Redskins president Bruce Allen, left, and owner Daniel Snyder talk during a practice in Ashburn in Jan. 2016. (Manuel Balce Ceneta/Associated Press)

Despite their tumultuous offseason, the Washington Redskins should have no trouble filling their general-manager vacancy with a capable candidate.

That’s the view of former Green Bay Packers executive Andrew Brandt, now an NFL business analyst with ESPN.

“There is going to be no shortage of people wanting to be a general manager of the Redskins, just as there wasn’t for the 49ers,” said Brandt, who negotiated player contracts and managed the salary cap as vice president of the Packers, in a telephone interview. “These are brand names for anyone who grew up with football and who would potentially be a candidate for a GM. I don’t think for a minute they’re going to have a hard time attracting qualified candidates.”

Redskins senior vice president Tony Wyllie declined to provide a timetable for filling the job, referencing instead the April 9 statement from President Bruce Allen announcing the firing of Scot McCloughan two years, two months into his four-year contract. “The organization remains confident in our personnel department as we execute our free-agency plans, as well as prepare for the upcoming NFL Draft,” it read in part.

So clearly the Redskins feel they’re well-positioned for the draft given the preparatory work of their scouting department and coaching staff. According to insiders, the search isn’t expected to conclude before early May, when the front offices of many NFL teams are in flux in the wake of the NFL draft.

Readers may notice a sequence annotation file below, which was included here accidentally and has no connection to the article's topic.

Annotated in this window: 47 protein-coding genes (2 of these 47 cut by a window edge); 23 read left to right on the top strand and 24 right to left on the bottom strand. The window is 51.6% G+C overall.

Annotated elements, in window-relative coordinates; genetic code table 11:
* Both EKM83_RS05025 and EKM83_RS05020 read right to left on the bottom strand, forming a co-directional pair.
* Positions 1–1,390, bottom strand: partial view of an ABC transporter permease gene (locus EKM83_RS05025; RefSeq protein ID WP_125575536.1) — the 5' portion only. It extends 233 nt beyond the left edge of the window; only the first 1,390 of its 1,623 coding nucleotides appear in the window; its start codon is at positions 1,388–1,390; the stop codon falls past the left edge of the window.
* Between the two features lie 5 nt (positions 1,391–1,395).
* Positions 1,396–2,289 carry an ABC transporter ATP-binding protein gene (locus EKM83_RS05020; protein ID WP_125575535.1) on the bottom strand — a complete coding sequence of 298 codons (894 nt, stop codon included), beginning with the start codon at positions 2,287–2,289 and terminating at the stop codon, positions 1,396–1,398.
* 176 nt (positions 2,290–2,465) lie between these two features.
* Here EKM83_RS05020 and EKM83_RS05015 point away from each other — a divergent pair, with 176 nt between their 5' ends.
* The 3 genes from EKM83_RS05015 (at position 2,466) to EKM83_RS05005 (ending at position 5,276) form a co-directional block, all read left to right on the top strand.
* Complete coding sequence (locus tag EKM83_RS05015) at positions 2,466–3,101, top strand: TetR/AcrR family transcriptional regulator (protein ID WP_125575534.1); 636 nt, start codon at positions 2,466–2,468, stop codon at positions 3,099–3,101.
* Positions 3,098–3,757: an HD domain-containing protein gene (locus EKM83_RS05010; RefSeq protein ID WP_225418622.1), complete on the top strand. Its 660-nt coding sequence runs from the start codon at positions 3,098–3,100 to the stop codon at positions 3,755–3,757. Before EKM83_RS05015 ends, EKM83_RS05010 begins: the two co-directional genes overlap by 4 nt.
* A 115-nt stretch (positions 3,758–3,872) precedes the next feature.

So where will Daniel Snyder find the fifth general manager during his 18-year tenure as Redskin owner?

The traditional career path for NFL general managers is to come up through the scouting ranks, as McCloughan did. That was also the route of former Redskins GM Vinny Cerrato, the first general manager Snyder hired.

Brandt, who began his NFL career as a player agent before ascending the management ranks at Green Bay, feels that pure expertise in scouting isn’t enough for a GM in today’s NFL given the broad demands of the position.

“My thoughts are that a general manager has to be much more than a talent-evaluator,” Brandt said. “He has to [coordinate] the three parts of the organization — talent-evaluation, coaching and contract-management. He doesn’t necessarily have to come from that [scouting] background. And we’re seeing teams starting to think outside the box.”

The 49ers are an example, capping a month-long search for a successor to longtime GM Trent Baalke with the surprise hiring of former NFL safety John Lynch, even though Lynch had no scouting nor management experience. Lynch, who was inducted into the Pro Football Hall of Fame in February, followed his 16-year NFL career with a broadcast career as an NFL analyst for Fox.

In a similar vein, the Redskins may tap an outstanding former player of their own, quarterback Doug Williams, MVP of Super Bowl XXII, who also boasts experience as a coach and a front-office executive at Tampa Bay and Washington.

Also in the Redskins’ sights, at least initially, was NFL Network draft analyst Mike Mayock, whose work Snyder is said to admire.

But there is a difference between someone with experience evaluating talent for NFL teams and someone who speaks with authority on the topic. The former tends to get fired for erring badly, while the misjudgments of commentators don’t carry as harsh a penalty. Mayock, for example, was among the more enthusiastic backers of Johnny Manziel heading into the 2014 draft and, in the 2012 draft, hailed Alabama’s Trent Richardson as the best running back prospect since Adrian Peterson. Both players are out of football.

Like San Francisco, the Redskins may find their candidate among the many former NFL front-office executives currently working in broadcast booths. ESPN analyst Mark Dominik, who succeeded Allen as general manager in Tampa Bay, is one such name.
But the biggest pool of candidates won’t be available until after the three-day draft, which begins April 27 in Philadelphia.

Thursday news and notes

A quick look at the day’s notable developments.